Rents Continue to Rise Despite High Unemployment

Higher prices in the rental market continue to force Oregon families to choose between paying rent, putting food on the table, and paying utility bills.  A national study reports that the cost of renting an apartment in Oregon has increased again, an alarming trend for a state with unemployment at 10.6% and whose number of homeless children attending schools has more than doubled since 2003.

According to the report released today, the Housing Wage for Oregon is $14.93. The Housing Wage is the hourly wage a family must earn – working 40 hours a week, 52 weeks a year – to be able to afford rent and utilities in the private housing market. The average fair market rent for a two-bedroom apartment in Oregon is $776—a number that has increased 27.5% since 2000. These increases continue despite high unemployment and foreclosures. As rents continue to increase, more and more Oregon families find themselves homeless for the first time.

“Every year it is becoming more difficult for hard working Oregonians to find decent homes they can afford,” said Bill Hall, Lincoln County Commissioner. “In the past year, rural Oregon has seen huge increases to the number of children and families experiencing homelessness. If we want kids to succeed in school, or parents to succeed in the workplace, people need a place to call home.”

The report, Out of Reach 2010, was jointly released by the National Low Income Housing Coalition (NLIHC), a Washington, DC-based housing advocacy group, and Oregon’s Housing Alliance. The report provides the Housing Wage and other data for every state, metropolitan area and county in the country.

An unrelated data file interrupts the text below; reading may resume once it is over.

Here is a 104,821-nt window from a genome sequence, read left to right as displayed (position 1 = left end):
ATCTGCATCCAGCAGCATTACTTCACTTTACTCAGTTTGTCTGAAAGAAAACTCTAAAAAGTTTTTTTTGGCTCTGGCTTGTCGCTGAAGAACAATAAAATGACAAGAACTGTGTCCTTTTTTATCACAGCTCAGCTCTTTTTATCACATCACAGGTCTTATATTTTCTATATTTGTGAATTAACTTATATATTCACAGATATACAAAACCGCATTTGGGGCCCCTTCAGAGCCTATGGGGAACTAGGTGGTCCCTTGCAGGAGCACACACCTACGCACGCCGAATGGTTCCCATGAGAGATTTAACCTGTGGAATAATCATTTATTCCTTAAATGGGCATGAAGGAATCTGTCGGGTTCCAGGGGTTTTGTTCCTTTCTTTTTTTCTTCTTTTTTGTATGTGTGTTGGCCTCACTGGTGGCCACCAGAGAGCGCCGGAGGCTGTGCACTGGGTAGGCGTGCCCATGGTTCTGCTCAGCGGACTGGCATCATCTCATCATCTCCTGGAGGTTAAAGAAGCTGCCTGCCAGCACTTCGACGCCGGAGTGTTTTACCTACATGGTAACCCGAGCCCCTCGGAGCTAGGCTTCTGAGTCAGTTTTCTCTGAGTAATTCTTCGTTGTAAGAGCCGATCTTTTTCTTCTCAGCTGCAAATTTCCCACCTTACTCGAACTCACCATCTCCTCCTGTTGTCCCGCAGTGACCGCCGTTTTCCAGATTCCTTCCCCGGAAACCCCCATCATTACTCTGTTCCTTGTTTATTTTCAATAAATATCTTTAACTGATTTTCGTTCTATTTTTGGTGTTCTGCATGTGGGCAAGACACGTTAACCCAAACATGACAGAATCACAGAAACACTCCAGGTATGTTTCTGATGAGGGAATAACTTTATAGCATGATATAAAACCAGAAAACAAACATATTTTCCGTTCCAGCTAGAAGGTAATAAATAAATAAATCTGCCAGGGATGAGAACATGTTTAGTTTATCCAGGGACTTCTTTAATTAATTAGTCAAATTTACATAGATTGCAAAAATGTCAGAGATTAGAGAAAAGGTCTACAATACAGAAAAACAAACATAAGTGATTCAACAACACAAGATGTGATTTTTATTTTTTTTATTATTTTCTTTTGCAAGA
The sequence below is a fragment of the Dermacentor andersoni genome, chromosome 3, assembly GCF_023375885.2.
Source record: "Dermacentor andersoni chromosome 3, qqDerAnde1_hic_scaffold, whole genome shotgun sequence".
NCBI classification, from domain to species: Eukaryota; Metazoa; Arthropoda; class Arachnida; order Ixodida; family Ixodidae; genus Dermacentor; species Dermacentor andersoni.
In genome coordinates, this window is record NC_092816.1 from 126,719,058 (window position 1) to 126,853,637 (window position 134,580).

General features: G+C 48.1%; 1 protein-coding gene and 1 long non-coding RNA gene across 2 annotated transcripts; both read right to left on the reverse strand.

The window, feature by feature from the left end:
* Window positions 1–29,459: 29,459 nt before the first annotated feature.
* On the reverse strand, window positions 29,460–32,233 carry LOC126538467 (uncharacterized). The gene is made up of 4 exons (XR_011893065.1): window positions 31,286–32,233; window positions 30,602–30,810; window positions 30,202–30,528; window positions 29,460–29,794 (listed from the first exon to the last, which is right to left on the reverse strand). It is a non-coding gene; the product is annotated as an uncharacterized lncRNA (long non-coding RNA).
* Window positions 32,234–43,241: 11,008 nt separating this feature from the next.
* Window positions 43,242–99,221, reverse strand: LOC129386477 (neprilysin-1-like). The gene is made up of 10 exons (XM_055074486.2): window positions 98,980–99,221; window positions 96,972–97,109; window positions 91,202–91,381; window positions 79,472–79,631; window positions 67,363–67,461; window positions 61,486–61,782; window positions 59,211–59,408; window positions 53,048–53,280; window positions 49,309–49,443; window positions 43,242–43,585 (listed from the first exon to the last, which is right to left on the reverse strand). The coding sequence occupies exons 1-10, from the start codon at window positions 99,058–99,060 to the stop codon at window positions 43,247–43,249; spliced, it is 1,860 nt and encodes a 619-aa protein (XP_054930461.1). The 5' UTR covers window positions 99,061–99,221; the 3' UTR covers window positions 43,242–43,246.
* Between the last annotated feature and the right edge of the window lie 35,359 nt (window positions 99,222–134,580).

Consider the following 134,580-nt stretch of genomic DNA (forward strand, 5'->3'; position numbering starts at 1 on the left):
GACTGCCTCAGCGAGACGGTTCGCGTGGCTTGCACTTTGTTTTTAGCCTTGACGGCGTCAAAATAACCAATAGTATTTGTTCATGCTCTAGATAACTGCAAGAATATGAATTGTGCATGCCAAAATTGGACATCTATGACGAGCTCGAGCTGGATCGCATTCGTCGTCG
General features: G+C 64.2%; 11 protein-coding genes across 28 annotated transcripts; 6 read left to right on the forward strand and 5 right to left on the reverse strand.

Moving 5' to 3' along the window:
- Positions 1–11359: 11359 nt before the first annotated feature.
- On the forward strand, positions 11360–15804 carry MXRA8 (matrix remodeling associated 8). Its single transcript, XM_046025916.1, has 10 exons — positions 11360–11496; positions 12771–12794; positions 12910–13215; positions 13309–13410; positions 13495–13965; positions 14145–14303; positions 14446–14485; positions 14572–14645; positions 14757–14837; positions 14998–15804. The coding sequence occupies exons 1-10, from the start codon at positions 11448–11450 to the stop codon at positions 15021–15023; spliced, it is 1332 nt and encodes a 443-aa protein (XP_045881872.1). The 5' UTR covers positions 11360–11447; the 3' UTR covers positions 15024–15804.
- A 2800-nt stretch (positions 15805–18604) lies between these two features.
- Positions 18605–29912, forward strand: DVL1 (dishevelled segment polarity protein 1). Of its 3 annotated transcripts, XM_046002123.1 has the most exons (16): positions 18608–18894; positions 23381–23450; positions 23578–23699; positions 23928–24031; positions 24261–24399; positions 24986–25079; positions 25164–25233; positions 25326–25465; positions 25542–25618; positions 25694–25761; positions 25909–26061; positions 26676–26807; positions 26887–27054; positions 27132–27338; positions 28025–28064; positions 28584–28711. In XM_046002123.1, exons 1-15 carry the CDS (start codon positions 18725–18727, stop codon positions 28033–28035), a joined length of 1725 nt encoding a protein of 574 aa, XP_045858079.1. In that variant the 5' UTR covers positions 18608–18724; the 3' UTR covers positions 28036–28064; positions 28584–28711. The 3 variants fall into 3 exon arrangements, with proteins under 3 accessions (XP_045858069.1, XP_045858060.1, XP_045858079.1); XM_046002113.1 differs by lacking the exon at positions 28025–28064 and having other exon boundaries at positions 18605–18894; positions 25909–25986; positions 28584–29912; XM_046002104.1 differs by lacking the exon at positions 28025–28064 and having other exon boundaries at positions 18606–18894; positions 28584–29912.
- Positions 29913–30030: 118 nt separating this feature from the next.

“Housing gives people an opportunity to build better lives,” said Cathey Briggs, Executive Director of Oregon Opportunity Network, “And yet an estimated 45% of renters in Oregon don’t earn enough income to afford a two-bedroom unit at the Fair Market Rent.”  Fair market rents are a federal statistic for determining market rents.

“The on-going recession and increasing rate of foreclosures in Oregon continues to make it more difficult for hard working Oregonians to find a safe, decent and affordable place to call home,” said Janet Byrd, Chair of the Housing Alliance, “The Housing Alliance will call on the legislature in 2011 to help all Oregonians have a safe place to call home.  Over the past year, we’ve seen significant increases in the number of families with children who’ve become homeless.  All too often these days, people are forced to choose between rent and food.”

The typical renter in Oregon earns $12.84, which is $2.09 less than the hourly wage needed to afford a modest unit.

Working at the minimum wage, $8.40 in Oregon, a family in Oregon must have 1.8 wage earners working full-time—or one full-time earner working 71 hours—to afford a modest two-bedroom apartment.

This year, Oregon is the twenty-sixth most expensive state in the nation for renters. The National Housing Wage is $18.44 in 2010.

Oregon’s unemployment rates remain high—10.6% statewide.  Many of Oregon’s counties have even higher unemployment:  Crook County’s unemployment is the highest in the state at 17.9%, Harney County is second with 16.1%. Columbia, Curry, Deschutes, Douglas, Grant, Jefferson, Josephine, Klamath and Linn counties all have unemployment rates above 13%.

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